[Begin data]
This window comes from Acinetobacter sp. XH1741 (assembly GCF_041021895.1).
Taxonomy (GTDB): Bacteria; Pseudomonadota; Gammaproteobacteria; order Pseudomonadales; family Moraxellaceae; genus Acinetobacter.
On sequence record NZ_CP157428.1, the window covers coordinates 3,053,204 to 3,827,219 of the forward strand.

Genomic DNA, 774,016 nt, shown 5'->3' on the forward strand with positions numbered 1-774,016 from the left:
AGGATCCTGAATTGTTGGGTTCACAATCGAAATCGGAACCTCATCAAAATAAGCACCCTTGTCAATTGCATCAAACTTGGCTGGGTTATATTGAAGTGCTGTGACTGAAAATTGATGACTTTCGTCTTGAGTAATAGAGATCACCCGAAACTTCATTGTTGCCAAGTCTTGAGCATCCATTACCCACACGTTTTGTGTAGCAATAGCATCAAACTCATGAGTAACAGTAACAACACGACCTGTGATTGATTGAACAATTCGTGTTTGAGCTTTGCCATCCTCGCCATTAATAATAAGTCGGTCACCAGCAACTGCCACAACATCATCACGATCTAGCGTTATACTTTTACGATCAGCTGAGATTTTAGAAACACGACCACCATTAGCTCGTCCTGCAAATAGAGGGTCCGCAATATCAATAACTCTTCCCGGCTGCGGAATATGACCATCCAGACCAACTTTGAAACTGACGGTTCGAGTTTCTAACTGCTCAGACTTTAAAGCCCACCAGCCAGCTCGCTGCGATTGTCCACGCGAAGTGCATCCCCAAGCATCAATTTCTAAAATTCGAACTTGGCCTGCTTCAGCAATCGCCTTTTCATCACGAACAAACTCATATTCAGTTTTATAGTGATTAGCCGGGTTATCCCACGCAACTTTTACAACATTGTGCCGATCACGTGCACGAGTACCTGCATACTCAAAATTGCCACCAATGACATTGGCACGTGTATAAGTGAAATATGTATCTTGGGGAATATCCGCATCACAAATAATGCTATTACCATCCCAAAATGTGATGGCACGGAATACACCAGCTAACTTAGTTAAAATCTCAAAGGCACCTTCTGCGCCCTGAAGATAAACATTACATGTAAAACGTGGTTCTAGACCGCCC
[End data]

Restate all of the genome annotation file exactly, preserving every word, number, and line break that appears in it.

This window comes from Acinetobacter sp. XH1741 (assembly GCF_041021895.1).
Taxonomy (GTDB): Bacteria; Pseudomonadota; Gammaproteobacteria; order Pseudomonadales; family Moraxellaceae; genus Acinetobacter.
On sequence record NZ_CP157428.1, the window covers coordinates 3,053,204 to 3,827,219 of the forward strand.

Genomic DNA, 774,016 nt, shown 5'->3' on the forward strand with positions numbered 1-774,016 from the left:
AGGATCCTGAATTGTTGGGTTCACAATCGAAATCGGAACCTCATCAAAATAAGCACCCTTGTCAATTGCATCAAACTTGGCTGGGTTATATTGAAGTGCTGTGACTGAAAATTGATGACTTTCGTCTTGAGTAATAGAGATCACCCGAAACTTCATTGTTGCCAAGTCTTGAGCATCCATTACCCACACGTTTTGTGTAGCAATAGCATCAAACTCATGAGTAACAGTAACAACACGACCTGTGATTGATTGAACAATTCGTGTTTGAGCTTTGCCATCCTCGCCATTAATAATAAGTCGGTCACCAGCAACTGCCACAACATCATCACGATCTAGCGTTATACTTTTACGATCAGCTGAGATTTTAGAAACACGACCACCATTAGCTCGTCCTGCAAATAGAGGGTCCGCAATATCAATAACTCTTCCCGGCTGCGGAATATGACCATCCAGACCAACTTTGAAACTGACGGTTCGAGTTTCTAACTGCTCAGACTTTAAAGCCCACCAGCCAGCTCGCTGCGATTGTCCACGCGAAGTGCATCCCCAAGCATCAATTTCTAAAATTCGAACTTGGCCTGCTTCAGCAATCGCCTTTTCATCACGAACAAACTCATATTCAGTTTTATAGTGATTAGCCGGGTTATCCCACGCAACTTTTACAACATTGTGCCGATCACGTGCACGAGTACCTGCATACTCAAAATTGCCACCAATGACATTGGCACGTGTATAAGTGAAATATGTATCTTGGGGAATATCCGCATCACAAATAATGCTATTACCATCCCAAAATGTGATGGCACGGAATACACCAGCTAACTTAGTTAAAATCTCAAAGGCACCTTCTGCGCCCTGAAGATAAACATTACATGTAAAACGTGGTTCTAGACCGCCC